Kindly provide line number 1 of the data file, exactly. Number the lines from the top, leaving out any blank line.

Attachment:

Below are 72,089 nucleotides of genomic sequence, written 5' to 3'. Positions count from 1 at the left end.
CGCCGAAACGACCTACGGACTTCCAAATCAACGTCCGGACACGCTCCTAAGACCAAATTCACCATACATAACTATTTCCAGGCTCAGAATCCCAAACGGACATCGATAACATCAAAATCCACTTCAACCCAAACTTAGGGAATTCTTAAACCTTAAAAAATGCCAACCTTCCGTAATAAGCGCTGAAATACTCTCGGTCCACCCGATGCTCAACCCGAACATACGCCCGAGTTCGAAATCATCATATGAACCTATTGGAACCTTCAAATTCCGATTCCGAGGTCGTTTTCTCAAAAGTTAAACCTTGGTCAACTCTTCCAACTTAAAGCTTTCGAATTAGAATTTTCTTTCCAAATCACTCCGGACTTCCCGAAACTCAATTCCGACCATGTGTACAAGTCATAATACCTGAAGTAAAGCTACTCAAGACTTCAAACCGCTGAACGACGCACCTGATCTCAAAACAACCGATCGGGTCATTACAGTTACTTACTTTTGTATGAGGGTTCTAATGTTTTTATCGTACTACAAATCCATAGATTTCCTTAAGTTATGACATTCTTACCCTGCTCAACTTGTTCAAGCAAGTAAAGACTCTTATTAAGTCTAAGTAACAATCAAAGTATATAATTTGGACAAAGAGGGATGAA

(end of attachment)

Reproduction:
Below are 72,089 nucleotides of genomic sequence, written 5' to 3'. Positions count from 1 at the left end.